- When the timer sounds, remove bag from water. Chicken is ready to eat!
Chicken plays well with so many flavors. Here are a few of our super-easy favorites.
- Herbes de Provence
- Italian seasoning
- Poultry seasoning
- Taco seasoning (1 teaspoon chili powder+ 1 teaspoon ground cumin + ½ teaspoon smoked paprika + ½ teaspoon dried oregano)
- Greek-inspired (1 teaspoon dried oregano + ½ teaspoon dill weed + ½ teaspoon garlic powder + ½ teaspoon onion powder)
Seasoned salts (swap in for regular salt)
- Basil salt
- Truffle salt
- Herb salt
- 1 tablespoon olive oil + 2 minced garlic cloves + a thinly sliced shallot + 1 bay leaf
- 1 tablespoon olive oil + 2 minced garlic cloves + 1 thinly sliced lemon + 2 sprigs fresh thyme + ¼ cup capers
Expert tips and FAQs
In French, sous vide means "under vacuum." In culinary terms, it refers to a cooking method where you seal the ingredients into a bag, submerge the sealed bag in carefully temperature-controlled water, and cook the food "low and slow" until done. This technique is much simpler and easier than you may think, and it results in exceedingly tender proteins.
Technically you don't need any special equipment at all to cook sous vide. However, it's critical that you're able to keep the water at a very consistent temperature over a long period of time. That's why it's super-helpful to invest in a sous-vide cooker. These days there are plenty of them on the market, and they're less-expensive than you may think.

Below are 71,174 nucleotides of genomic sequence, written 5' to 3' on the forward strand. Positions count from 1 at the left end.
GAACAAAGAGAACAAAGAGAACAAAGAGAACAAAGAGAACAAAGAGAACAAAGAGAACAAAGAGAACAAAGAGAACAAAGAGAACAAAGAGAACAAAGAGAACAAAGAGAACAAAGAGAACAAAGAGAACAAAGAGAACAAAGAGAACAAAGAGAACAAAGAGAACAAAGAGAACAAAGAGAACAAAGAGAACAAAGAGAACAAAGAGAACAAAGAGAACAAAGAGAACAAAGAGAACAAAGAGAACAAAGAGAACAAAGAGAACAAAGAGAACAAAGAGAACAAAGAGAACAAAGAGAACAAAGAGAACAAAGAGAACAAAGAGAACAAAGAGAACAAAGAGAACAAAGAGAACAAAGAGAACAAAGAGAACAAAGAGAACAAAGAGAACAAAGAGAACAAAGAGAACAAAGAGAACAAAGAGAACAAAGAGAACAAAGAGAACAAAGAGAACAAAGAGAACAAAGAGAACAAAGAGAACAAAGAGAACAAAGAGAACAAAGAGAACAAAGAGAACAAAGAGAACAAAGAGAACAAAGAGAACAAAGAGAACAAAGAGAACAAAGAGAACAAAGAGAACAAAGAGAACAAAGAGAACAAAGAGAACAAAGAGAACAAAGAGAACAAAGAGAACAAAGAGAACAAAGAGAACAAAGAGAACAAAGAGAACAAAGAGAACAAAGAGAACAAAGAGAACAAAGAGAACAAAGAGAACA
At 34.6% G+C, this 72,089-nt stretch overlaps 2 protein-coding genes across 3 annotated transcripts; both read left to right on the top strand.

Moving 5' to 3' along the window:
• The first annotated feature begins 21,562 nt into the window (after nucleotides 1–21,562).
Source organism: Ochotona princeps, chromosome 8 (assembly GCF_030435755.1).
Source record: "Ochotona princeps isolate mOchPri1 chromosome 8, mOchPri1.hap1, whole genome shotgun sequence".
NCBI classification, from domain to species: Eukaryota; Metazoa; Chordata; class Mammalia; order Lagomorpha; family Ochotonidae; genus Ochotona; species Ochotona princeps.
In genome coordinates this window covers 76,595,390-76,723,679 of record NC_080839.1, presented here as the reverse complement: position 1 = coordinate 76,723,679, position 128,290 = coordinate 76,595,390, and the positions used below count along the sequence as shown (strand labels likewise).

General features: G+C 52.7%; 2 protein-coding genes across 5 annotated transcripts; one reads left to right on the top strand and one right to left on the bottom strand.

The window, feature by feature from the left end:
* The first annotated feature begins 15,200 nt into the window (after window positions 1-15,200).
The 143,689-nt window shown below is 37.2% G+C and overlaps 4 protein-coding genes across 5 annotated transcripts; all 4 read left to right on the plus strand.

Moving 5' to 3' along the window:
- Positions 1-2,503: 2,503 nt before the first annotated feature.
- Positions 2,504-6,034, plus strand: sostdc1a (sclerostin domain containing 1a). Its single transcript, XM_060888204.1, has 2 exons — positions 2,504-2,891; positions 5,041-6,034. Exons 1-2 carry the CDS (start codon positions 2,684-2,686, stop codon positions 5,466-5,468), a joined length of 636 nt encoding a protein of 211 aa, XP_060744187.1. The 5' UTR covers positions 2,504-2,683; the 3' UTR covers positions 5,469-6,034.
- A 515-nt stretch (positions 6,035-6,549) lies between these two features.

You do NOT need any additional fancy equipment, despite the many specialty products out there and people trying to sell them. You need a fairly deep pot or other heat-resistant container, but any kind will work. (I used a regular pot for several years and more recently invested in a food storage container, just because I felt like it.
Some people have a vacuum sealer and special bags, but it's truly not necessary. You can use regular zip-top freezer bags from the grocery store and the simple water displacement method to seal them.
100%. It's a natural for meal prep and advance cooking to use in recipes throughout the week, and it's great hot, cold, or at room temperature. After cooking, cool completely (in a bowl of ice water if you're not going to use it right away), and then store in an airtight container in the fridge for up to a year.